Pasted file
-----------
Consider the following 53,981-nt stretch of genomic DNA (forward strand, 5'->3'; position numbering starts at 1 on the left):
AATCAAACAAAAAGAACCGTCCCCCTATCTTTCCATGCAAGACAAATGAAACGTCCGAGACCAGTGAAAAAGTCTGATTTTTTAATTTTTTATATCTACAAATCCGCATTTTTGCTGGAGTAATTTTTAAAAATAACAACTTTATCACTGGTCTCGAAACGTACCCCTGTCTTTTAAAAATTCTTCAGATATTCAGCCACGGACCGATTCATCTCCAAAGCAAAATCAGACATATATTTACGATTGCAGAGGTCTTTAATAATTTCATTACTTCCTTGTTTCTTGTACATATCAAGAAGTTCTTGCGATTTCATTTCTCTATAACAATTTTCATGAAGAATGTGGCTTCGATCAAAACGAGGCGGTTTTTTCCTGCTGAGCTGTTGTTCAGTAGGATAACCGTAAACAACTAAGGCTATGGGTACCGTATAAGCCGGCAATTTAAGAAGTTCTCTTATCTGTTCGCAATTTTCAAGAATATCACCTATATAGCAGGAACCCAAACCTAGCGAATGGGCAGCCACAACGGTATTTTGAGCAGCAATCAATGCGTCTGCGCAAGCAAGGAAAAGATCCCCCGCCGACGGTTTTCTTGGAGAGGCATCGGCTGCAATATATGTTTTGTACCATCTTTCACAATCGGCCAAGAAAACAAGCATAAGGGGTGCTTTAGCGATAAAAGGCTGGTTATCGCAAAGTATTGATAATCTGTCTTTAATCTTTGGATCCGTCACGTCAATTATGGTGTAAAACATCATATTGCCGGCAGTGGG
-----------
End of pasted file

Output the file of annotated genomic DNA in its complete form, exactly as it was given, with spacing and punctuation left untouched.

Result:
Consider the following 53,981-nt stretch of genomic DNA (forward strand, 5'->3'; position numbering starts at 1 on the left):
AATCAAACAAAAAGAACCGTCCCCCTATCTTTCCATGCAAGACAAATGAAACGTCCGAGACCAGTGAAAAAGTCTGATTTTTTAATTTTTTATATCTACAAATCCGCATTTTTGCTGGAGTAATTTTTAAAAATAACAACTTTATCACTGGTCTCGAAACGTACCCCTGTCTTTTAAAAATTCTTCAGATATTCAGCCACGGACCGATTCATCTCCAAAGCAAAATCAGACATATATTTACGATTGCAGAGGTCTTTAATAATTTCATTACTTCCTTGTTTCTTGTACATATCAAGAAGTTCTTGCGATTTCATTTCTCTATAACAATTTTCATGAAGAATGTGGCTTCGATCAAAACGAGGCGGTTTTTTCCTGCTGAGCTGTTGTTCAGTAGGATAACCGTAAACAACTAAGGCTATGGGTACCGTATAAGCCGGCAATTTAAGAAGTTCTCTTATCTGTTCGCAATTTTCAAGAATATCACCTATATAGCAGGAACCCAAACCTAGCGAATGGGCAGCCACAACGGTATTTTGAGCAGCAATCAATGCGTCTGCGCAAGCAAGGAAAAGATCCCCCGCCGACGGTTTTCTTGGAGAGGCATCGGCTGCAATATATGTTTTGTACCATCTTTCACAATCGGCCAAGAAAACAAGCATAAGGGGTGCTTTAGCGATAAAAGGCTGGTTATCGCAAAGTATTGATAATCTGTCTTTAATCTTTGGATCCGTCACGTCAATTATGGTGTAAAACATCATATTGCCGGCAGTGGG